Associate Managing Editor
Orlando Business Journa,
Central Florida’s first post-recession, huge big-box shopping center and its new sister property now have a new owner.
Orlando-based Tupperware Brands Corp. (NYSE: TUP), New York-based O’Connor Capital Partners and West Palm Beach businessman Peter Bergner on Aug. 10 announced the $121 million sale of The Crosslands and Cinque Terre, two retail complexes totaling 529,300 square feet near Tupperware’s headquarters on the border of Orange and Osceola counties.
The buyer was Morristown, N.J.-based The Hampshire Real Estate Cos., which bought the properties in two separate transactions:
- Hampshire’s related HUH DI/OCP Crosslands LLC spent $98.04 million to buy The Crosslands from Osceola Crossings Owner LLC. The $60 million, 427,000-square-foot retail center was completed last year and is anchored by The Fresh Market, Hobby Lobby, Marshalls/Home Goods, Ross Dress For Less and others, as well as restaurants like Cheddar’s Casual Cafe.
- County records didn’t yet show details on the Cinque Terre sale, but the $20 million, 101,000-square-foot shopping center was fully leased when it broke ground last fall, as previously reported by Orlando Business Journal. Tenants include Burlington Coat Factory, 24-Hour Fitness and the county’s first 4 Rivers Smokehouse.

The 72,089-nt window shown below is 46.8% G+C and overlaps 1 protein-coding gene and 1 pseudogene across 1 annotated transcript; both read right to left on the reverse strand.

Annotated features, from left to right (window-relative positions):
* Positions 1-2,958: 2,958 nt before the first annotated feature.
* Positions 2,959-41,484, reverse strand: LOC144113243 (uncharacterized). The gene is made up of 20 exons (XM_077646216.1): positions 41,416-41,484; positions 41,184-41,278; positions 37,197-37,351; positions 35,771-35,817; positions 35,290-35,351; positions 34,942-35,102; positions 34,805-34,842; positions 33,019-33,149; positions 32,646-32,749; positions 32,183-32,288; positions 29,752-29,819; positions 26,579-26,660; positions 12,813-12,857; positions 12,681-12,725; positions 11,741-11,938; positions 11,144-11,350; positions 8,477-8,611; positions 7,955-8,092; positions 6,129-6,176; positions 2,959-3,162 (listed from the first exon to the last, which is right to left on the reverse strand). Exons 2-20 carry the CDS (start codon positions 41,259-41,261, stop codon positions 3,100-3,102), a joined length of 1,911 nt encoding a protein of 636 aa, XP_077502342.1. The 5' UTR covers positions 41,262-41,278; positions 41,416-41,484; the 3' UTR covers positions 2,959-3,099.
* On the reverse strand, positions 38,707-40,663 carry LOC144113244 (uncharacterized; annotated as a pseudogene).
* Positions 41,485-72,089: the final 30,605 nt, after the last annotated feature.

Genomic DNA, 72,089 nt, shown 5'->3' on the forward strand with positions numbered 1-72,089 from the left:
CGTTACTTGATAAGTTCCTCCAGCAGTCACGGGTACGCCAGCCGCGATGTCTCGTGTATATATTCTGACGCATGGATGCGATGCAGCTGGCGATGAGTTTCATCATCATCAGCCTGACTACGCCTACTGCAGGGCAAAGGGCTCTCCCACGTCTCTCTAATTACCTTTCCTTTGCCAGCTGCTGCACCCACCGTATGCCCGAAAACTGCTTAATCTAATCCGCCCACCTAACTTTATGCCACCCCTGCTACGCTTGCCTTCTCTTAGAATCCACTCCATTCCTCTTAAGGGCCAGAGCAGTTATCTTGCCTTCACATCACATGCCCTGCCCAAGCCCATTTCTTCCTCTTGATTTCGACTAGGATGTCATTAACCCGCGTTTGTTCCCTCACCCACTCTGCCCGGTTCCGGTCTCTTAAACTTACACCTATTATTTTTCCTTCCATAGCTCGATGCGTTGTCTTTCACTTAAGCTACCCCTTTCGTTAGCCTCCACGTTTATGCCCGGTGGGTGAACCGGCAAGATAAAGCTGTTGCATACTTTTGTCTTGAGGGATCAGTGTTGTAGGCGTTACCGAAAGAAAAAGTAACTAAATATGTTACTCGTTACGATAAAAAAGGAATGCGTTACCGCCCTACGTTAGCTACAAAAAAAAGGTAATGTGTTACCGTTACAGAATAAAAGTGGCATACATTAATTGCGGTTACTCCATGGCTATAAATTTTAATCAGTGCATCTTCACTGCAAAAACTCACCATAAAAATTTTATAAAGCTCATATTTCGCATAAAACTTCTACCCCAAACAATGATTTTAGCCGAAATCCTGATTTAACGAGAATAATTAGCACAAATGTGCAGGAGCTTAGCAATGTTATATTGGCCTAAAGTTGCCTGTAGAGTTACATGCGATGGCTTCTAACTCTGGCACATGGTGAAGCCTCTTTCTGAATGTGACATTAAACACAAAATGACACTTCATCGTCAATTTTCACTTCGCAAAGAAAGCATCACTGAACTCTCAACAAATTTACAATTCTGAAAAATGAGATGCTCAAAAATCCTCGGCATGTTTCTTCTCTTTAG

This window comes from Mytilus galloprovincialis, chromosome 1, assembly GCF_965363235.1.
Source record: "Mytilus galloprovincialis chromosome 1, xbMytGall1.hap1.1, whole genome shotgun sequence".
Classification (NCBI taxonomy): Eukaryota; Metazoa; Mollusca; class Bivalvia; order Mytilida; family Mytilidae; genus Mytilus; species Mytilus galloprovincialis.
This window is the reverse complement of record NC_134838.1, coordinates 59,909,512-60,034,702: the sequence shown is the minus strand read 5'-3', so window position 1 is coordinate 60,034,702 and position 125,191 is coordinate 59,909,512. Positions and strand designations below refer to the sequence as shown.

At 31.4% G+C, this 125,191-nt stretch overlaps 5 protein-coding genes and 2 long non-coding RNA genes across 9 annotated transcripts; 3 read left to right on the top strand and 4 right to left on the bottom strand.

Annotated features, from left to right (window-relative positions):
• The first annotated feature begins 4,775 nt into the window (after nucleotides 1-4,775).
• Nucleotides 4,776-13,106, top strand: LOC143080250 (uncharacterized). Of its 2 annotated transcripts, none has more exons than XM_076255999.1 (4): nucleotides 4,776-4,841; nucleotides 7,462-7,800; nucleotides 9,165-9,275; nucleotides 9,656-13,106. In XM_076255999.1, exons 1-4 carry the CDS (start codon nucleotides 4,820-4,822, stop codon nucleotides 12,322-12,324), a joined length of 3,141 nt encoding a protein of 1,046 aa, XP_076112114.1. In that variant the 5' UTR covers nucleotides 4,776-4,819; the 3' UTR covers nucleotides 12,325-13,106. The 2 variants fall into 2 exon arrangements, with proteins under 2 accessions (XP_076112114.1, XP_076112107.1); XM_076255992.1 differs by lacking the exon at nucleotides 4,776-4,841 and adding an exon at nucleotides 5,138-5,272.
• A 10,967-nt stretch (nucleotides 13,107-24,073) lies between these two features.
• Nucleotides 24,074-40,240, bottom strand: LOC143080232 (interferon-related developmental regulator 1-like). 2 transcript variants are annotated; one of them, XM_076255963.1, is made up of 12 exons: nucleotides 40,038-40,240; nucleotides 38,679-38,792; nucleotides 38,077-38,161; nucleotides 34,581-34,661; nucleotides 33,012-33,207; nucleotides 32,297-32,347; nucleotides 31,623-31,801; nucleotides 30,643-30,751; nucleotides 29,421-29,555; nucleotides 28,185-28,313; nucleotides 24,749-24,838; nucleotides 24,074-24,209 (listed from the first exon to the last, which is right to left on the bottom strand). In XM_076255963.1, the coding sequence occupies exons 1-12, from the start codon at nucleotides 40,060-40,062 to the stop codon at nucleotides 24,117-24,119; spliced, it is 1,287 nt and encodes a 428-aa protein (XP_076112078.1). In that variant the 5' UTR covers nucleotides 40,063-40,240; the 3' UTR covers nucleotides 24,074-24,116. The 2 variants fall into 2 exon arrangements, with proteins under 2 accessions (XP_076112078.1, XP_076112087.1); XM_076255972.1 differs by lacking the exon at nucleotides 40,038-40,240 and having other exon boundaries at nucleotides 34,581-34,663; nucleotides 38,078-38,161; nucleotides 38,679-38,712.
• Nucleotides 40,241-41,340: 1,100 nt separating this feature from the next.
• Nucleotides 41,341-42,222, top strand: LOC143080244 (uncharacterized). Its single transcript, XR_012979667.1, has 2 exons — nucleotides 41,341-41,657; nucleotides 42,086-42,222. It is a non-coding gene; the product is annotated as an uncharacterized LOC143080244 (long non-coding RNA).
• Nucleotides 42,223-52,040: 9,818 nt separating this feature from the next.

Together, both complexes had a 98 percent occupancy at the time of the sale.
“The Crosslands represents an exceptional opportunity to capitalize on the strong economic and demographic trends in one of the most sought-after submarkets in the Southeastern United States,” said O’Connor Capital Partners CEO Bill O’Connor in a prepared statement. “Orlando is one of the top-performing markets in the country, with strong supply and demand fundamentals driving tremendous economic and employment growth, which is a positive indicator for continued top performance for well-located assets such as The Crosslands.”
Some related parcels that include a future 120-room hotel and a restaurant may not have been part of the sale, though it’s not yet known.
Tupperware’s related Deerfield Land Corp. also is spending about $6 million to rebuild the “old wagon trail,” known as Orange Avenue near its corporate campus. That rebuilt road will be the gateway into Tupperware’s future mixed-use, transit-oriented development adjacent the soon-to-be-built Tupperware/Osceola Parkway SunRail station, one of four new stations planned for the next phase of the Central Florida commuter rail.
That development so far is expected to include $85 million in new multifamily projects, including a 350-unit apartment complex and 200-unit, age-restricted apartment community by Eastwind Development LLC, as OBJ previously reported.
Construction is expected to start this summer on the new Tupperware SunRail station.